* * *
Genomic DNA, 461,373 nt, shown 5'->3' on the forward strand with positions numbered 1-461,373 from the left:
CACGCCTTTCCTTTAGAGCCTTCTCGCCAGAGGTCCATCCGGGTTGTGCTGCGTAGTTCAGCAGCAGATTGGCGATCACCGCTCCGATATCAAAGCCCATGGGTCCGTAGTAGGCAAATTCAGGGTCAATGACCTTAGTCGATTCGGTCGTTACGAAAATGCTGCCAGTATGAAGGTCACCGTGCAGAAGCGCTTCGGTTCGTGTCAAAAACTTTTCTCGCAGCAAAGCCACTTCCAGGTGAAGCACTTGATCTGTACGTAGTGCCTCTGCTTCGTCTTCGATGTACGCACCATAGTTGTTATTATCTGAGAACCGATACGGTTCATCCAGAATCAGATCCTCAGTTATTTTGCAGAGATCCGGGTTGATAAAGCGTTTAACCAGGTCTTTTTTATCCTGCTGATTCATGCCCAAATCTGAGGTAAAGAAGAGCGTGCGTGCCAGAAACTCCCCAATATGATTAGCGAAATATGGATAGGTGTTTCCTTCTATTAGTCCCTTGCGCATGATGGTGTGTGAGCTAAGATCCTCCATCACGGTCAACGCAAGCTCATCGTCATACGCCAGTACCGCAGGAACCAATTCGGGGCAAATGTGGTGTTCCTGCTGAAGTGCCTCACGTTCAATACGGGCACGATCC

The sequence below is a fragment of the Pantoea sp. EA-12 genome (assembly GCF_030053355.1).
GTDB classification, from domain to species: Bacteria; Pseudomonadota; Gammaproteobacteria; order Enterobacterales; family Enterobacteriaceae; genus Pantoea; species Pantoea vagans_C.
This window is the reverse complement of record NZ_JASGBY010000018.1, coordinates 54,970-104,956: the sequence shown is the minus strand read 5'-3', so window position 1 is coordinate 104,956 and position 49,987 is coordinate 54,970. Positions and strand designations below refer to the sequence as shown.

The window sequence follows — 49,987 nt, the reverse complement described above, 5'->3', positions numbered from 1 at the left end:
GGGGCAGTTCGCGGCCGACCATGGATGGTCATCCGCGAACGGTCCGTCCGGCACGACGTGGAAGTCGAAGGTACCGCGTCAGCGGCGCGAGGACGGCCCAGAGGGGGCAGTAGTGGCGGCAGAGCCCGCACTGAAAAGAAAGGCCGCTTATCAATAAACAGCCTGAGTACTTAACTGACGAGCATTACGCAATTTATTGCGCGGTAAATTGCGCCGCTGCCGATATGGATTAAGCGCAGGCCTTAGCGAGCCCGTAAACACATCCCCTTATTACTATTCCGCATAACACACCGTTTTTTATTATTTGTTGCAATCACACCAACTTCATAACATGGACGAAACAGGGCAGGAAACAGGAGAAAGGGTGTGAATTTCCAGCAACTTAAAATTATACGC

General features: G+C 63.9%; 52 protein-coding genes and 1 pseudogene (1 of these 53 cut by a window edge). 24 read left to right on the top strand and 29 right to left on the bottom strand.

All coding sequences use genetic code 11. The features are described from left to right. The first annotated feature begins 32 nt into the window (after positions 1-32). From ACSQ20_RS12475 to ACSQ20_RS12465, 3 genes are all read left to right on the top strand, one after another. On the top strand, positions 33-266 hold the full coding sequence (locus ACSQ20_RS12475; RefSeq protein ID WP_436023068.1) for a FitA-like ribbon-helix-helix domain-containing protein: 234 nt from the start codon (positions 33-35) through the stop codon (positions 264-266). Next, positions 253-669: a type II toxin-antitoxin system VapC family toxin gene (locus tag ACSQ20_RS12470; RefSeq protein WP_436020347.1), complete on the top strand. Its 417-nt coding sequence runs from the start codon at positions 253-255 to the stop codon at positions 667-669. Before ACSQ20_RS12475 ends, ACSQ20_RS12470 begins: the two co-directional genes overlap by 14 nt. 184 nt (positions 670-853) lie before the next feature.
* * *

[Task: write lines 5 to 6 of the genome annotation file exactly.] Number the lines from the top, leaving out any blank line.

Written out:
This window is the reverse complement of record NZ_JASGBY010000018.1, coordinates 54,970-104,956: the sequence shown is the minus strand read 5'-3', so window position 1 is coordinate 104,956 and position 49,987 is coordinate 54,970. Positions and strand designations below refer to the sequence as shown.

The window sequence follows — 49,987 nt, the reverse complement described above, 5'->3', positions numbered from 1 at the left end: